There are times when due to a lack of data or the impossibility of random assignment of cases, a researcher is limited in the use of the usual statistical and experimental methods to assess a particular intervention or ‘treatment’ given to subjects or to a target group or region. An assessment technique often used is quasi-experimental design, whereby although random assignment does not occur, threats to validity are reduced by comparing cases which are as similar as possible. One group becomes a quasi-experimental group which has received some form of ‘treatment’ whereas another is a comparison group which has not received the treatment. Such a research design is necessary when certain economic events occur or when economic development projects or new policies are undertaken in urban and regional economies, and there exist no two subregions which are exactly the same for the purposes of evaluating the effect of the events, projects or policies. Quasi-experimental design offers a solution for assessing the impacts of different urban and regional phenomena.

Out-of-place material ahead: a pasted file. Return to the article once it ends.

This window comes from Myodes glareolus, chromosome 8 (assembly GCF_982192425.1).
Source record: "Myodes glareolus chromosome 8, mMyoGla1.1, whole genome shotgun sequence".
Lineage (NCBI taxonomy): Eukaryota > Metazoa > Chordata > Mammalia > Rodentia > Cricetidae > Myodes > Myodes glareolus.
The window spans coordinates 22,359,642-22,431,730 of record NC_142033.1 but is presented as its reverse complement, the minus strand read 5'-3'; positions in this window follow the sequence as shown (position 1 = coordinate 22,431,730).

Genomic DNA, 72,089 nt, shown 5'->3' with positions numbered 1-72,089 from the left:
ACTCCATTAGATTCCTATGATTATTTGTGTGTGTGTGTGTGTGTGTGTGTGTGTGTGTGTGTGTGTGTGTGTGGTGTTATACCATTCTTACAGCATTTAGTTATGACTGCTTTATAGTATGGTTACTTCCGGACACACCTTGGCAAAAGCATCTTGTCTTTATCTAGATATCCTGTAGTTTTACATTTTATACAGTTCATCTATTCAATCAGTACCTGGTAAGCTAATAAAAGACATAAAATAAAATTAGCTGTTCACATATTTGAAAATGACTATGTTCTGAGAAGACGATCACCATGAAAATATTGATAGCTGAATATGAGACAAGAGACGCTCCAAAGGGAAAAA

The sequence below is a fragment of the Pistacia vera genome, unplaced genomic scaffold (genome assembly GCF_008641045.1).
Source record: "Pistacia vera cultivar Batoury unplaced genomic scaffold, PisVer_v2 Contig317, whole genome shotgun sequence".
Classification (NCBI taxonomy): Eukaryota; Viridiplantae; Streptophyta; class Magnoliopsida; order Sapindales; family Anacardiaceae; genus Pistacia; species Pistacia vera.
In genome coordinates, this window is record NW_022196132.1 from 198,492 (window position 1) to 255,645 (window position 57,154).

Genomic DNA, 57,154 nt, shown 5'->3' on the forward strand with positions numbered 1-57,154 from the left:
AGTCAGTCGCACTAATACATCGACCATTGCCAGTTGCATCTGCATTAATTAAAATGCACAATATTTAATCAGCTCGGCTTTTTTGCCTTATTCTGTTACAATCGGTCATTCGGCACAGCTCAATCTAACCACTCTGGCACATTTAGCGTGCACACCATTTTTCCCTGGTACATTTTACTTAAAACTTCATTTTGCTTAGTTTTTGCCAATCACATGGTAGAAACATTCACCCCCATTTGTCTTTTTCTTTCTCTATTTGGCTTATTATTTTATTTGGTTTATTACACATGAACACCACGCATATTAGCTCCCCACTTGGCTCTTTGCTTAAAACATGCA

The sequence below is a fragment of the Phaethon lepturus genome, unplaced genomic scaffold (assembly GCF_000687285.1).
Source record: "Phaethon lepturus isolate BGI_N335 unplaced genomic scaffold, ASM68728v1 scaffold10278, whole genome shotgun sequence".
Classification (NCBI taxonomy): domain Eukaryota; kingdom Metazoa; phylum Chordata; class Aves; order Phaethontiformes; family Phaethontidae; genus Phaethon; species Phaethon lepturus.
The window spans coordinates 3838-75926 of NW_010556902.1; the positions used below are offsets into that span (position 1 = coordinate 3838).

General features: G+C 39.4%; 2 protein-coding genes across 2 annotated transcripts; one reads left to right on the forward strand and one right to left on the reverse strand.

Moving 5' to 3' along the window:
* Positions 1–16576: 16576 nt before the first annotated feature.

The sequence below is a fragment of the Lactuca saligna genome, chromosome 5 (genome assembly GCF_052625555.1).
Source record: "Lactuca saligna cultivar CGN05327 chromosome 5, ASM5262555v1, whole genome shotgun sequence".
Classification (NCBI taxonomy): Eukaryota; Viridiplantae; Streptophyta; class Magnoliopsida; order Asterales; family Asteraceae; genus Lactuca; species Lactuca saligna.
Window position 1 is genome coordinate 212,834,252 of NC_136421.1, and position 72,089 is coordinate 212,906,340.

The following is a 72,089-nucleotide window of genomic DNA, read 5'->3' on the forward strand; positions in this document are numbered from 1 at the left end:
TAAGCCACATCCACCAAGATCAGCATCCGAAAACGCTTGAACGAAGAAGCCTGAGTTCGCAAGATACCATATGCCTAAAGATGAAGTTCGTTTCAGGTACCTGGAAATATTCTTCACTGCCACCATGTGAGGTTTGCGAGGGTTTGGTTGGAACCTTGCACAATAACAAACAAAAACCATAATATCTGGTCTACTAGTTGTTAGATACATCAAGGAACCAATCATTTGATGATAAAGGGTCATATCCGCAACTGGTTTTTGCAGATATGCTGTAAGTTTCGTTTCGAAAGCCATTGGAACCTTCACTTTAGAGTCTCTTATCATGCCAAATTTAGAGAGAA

Susan K. Schroeder
Business cycles are a notoriously elusive phenomenon for theorists, practitioners, and policy-makers. They are just one of a multitude of cyclical behaviors that a capitalist market economy exhibits. Detecting them requires a clear vision not only of the dynamics that generate them, but also of how to approach isolating the cyclical component in time series data. This chapter provides an overview of the theoretical approaches to thinking about what causes business cycles, the ways in which time series analysis has been used to detect cyclical patterns in data, and a discussion of the methodological challenges that heterodox economists face when selecting time series techniques and the advantages they have for more clearly understanding the dynamics which lie behind data.